Paul Ryan says avoiding government shutdown, not repealing Obamacare is current priority


In yet more unwelcome news for the Republican Party and President Donald Trump's plan to repeal the Affordable Care Act, Speaker of the House Paul Ryan said health care reform was off the table until it had the necessary votes and he would be focusing on averting a government shutdown this week, CBS News reported.

According to CBS, a "GOP source" on a conference call with Ryan and party officials confirmed Ryan contradicted Trump's claim Republicans may be able to propose and pass an Obamacare repeal bill as early as this upcoming week. Ryan added the House Appropriations Committee has been working closely the White House to ensure whatever bill gets to Trump's desk has broad support within the party.

The first GOP effort to repeal the Affordable Care Act under Trump, the American Health Care Act, collapsed in late March after a report by the nonpartisan Congressional Budget Office concluded it would cost up to 24 million people off health insurance, spooking moderate Republicans — at the exact same time arch-conservative lawmakers in the House Freedom Caucus insisted the revised plan wasn't severe enough. According to the Hill, Republicans say they are inching closer to a plan which would enjoy consensus across enough of the party to pass a bill, but is not actually clear whether they have actually crafted a plan capable of doing so.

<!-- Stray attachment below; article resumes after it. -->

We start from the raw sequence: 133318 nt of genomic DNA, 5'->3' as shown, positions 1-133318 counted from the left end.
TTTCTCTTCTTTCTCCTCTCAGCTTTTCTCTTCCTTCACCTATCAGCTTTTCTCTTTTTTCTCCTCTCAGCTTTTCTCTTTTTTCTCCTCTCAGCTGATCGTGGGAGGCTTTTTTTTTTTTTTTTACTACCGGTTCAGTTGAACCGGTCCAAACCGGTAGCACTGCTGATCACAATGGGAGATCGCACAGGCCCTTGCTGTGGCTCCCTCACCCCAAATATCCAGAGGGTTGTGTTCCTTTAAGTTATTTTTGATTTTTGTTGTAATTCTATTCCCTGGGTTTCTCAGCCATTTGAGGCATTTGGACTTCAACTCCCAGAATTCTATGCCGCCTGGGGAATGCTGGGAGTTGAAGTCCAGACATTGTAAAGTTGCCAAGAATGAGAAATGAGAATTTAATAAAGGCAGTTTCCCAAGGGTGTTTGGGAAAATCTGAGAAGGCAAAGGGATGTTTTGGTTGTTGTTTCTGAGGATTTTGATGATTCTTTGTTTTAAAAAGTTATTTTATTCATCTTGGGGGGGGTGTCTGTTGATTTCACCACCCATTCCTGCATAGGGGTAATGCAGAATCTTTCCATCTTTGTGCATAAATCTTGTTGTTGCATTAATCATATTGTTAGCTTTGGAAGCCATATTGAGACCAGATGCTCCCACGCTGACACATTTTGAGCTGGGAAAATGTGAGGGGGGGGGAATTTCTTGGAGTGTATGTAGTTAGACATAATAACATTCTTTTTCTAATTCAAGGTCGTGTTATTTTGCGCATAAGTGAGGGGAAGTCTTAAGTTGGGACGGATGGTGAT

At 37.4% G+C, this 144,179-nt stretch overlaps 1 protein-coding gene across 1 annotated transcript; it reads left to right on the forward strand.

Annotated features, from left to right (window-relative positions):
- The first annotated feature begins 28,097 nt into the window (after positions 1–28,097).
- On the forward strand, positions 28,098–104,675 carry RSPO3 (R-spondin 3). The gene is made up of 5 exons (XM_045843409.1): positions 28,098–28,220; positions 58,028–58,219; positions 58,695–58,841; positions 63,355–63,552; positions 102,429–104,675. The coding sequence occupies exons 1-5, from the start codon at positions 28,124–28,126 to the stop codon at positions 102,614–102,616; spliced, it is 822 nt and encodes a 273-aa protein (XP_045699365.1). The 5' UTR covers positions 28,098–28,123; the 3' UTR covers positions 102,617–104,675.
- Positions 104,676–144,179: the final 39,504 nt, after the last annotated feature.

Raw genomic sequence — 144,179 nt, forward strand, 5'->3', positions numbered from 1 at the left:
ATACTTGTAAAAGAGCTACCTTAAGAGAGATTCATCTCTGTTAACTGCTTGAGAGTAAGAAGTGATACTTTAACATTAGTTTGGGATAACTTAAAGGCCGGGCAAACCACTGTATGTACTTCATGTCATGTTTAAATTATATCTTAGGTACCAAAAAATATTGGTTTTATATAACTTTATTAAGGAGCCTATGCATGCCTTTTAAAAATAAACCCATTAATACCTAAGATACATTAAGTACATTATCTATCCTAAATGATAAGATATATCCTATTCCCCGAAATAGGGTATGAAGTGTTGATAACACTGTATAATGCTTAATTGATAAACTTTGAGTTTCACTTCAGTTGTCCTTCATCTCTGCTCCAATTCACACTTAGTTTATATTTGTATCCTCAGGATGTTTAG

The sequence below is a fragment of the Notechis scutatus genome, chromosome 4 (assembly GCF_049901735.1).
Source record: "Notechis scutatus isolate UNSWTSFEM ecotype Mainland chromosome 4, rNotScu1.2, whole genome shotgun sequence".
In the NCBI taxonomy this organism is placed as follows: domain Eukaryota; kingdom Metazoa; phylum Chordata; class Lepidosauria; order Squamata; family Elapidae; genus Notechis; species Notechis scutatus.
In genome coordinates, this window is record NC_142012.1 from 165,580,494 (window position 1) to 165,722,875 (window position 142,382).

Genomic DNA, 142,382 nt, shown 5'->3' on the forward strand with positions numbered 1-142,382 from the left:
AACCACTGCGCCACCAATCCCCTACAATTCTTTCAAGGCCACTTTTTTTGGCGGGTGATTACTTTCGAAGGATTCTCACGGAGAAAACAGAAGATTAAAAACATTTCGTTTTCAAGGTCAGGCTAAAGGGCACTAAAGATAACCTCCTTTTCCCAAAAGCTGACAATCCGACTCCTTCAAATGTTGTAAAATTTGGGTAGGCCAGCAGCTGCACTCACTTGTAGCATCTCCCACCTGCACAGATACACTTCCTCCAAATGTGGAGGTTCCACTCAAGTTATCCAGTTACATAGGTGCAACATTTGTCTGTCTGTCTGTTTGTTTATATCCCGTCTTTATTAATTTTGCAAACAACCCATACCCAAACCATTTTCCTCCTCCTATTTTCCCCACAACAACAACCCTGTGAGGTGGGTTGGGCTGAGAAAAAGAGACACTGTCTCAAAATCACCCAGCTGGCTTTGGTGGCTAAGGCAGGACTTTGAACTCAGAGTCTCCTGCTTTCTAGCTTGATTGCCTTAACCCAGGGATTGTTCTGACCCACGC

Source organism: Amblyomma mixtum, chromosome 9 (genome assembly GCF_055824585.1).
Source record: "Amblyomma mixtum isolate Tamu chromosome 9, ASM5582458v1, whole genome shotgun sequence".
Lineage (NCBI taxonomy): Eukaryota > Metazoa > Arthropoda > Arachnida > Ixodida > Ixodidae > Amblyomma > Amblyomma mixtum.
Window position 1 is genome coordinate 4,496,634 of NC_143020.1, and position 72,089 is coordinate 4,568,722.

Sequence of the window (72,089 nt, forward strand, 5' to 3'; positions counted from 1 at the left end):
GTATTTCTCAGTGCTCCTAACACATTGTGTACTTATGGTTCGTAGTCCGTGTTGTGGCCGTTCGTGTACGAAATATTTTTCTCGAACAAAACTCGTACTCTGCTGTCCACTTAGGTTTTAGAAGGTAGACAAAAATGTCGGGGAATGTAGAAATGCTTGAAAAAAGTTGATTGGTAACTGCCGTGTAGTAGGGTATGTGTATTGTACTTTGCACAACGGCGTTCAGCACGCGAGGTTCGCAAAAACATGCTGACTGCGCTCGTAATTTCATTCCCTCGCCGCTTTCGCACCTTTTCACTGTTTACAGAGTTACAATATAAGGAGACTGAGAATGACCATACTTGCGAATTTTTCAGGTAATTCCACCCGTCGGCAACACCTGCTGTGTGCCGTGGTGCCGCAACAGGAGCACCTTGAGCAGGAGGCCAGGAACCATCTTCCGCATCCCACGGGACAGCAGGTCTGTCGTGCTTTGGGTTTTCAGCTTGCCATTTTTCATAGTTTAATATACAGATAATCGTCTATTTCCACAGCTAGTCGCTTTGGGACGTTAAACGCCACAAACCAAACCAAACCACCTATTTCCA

Even if the House manages to agree on a plan, there's no guarantee it will pass the more moderate Senate, where GOP leadership can only afford two defections without jeopardizing the bill's chances. Several more moderate GOP senators including Rob Portman of Ohio, Shelley Moore Capito of West Virginia, Cory Gardner of Colorado and Lisa Murkowski of Alaska all expressed concerns with the prior version of the bill.

According to the Hill, the current beta of the Affordable Care Act being floated by Rep. Tom MacArthur is a compromise hinging on "giving states the ability to have waivers to repeal a Obamacare regulation preventing people with pre-existing conditions from being charged more," suggesting the GOP is still mired down negotiating with conservative representatives whose proscriptions are likely to clash with public opinion.

Even in a best-case scenario, Ryan would already have his hands full with upcoming negotiations over the federal budget, a laborious process in the best years and seemingly likely to end in a deadlock this week. The new budget has to be agreed upon by April 28 to avoid a shutdown — though the White House has hinted it will risk such a shutdown to secure some of its priorities like increased funding on immigration enforcement of Trump's much-promised border wall with Mexico.